EC: (Laughs). I like to think of myself as a communal. People look at pictures of me and are not aware that it is me. Hair, makeup, and wardrobe play a factor into a character. Also, these play a factor in bringing a character to life. I like being able to live in the skin of any character. This is why I love the research aspect of my job. I get to really dive into the character. This female cop is always flickering her hair back into a bun. She wears no makeup or wears massacre. You have to figure out what makes this person them. I like to reveal the character within myself.
ATM: What did you take away from the witnessing the interaction with the USC medical neurologist that helped you worked with Jennifer Garner?
EC: I was able to get the sense of taking care of my patients. I learned that you have protected and do what is best for your patient. This might sound counter-intuitive. You have to protect the patient from the family, the police, or anyone coming in who do not understand what is going on. My priority was to take care of Riley. The second priority comes with the police. They are inferring with my patients care. They cannot interfere with the patient in any way that is negative. I learned how to do this in a diplomatic and polite way. You have to still be firm. A good doctor is also good with people and how to interact with people to better interact with the patient.
ATM: How different was your approach to being a patient in real life in hospitals? Did you gain any respect for doctors?
EC: I learned how to be more compassionate. I learned to respect when a doctor says a patient needs to rest that exiting is the best to let them rest. I would be left on my own agenda now from looking at the other side.
ATM: What other themes besides empowering women does this film create?
EC: Things are not always what they seem. Sometimes the good guys are the bad guys and the bad guys are the good guys. There is duality in almost every character in this film. You get to see the yin and the yang. I try to find if the character is a villain or the bad guy when acting. I also try to find the opposites of these types of characters. This helps me more ground the character. We have the whole spectrum inside of us as humans. Some people float on the spectrum. I have the potential to be bad too just as being good. I can dig into all different aspects of myself as an artist and not just play one note.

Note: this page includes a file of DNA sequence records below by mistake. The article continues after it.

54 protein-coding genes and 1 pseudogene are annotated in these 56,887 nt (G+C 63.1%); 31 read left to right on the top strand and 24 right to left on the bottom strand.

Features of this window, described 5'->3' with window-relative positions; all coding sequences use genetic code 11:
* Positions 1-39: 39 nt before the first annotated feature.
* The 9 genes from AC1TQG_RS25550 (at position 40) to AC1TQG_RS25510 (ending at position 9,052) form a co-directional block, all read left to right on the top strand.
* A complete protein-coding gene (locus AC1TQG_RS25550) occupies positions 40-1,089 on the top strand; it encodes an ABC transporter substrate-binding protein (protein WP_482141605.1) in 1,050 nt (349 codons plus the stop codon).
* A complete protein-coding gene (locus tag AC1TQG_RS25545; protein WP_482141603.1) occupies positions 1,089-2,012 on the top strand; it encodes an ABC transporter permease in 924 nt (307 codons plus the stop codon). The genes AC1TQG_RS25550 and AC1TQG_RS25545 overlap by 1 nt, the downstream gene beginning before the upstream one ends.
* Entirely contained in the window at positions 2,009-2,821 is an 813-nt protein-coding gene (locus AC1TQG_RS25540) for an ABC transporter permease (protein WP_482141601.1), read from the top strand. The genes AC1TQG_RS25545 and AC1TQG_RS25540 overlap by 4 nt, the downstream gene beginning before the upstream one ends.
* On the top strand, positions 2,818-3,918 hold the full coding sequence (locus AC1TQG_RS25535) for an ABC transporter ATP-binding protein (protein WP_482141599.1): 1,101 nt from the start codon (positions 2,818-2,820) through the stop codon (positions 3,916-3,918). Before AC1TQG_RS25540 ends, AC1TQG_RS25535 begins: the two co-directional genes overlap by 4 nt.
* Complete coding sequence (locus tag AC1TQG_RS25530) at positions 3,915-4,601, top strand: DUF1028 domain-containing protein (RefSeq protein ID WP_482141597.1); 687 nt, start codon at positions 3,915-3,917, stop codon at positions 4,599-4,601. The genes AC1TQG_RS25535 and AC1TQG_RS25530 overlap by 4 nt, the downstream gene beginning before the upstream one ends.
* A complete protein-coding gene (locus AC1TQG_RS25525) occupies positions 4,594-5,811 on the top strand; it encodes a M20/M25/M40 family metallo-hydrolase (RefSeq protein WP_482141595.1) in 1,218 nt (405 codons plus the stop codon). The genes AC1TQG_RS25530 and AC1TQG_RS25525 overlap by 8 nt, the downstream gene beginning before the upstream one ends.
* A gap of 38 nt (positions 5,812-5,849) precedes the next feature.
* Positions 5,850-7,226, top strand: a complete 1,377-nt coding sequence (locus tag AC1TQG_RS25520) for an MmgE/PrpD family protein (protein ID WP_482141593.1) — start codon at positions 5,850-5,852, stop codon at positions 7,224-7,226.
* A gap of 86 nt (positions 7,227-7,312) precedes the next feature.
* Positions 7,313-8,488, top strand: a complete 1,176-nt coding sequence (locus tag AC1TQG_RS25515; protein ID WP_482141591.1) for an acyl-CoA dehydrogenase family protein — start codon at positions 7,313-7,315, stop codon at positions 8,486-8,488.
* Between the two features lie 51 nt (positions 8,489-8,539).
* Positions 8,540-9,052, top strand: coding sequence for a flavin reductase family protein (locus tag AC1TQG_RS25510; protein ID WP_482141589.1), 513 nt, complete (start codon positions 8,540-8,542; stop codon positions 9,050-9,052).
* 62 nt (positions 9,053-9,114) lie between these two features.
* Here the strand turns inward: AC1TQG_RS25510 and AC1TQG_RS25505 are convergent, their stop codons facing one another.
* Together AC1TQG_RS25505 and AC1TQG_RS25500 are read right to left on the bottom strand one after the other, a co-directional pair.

ATM: Explain these different aspects that cause you to wish to dig within yourself in future projects.
EC: I really want to find my vulnerability. I feel as if I lead with strength. I want to find a softer side of myself as a character. I want to reveal more of my character’s vulnerability and what makes them flawed. What is the flaw within the character that would help me reveal within myself? This is interesting to me right now. I do play a lot of strong characters. I want to dive into being a vulnerability. I want to play characters that reveal the flaw and show weakness.
ATM: How would you approach your character if it were more emotional?
EC: My character is emotional, but there is more of a cover-up. It is boiling underneath. I have to be a professional and do my job in the doctor role.
ATM: Express the position of stepping on the producer side from being on the acting side.
EC: It is a new world. There is a huge learning experience. I am learning every day. I see myself directing in the future. I am interested in directing, starring, and producing my own films. It would be interesting wearing these many hats.
Carufel wants to direct, act, and write her own work in the future. She is producing and attached to star in an independent feature film. This her first producing role. This is an ensemble piece and she is up to play one of the leads called Maggie. Peppermint in theaters September 7, 2018.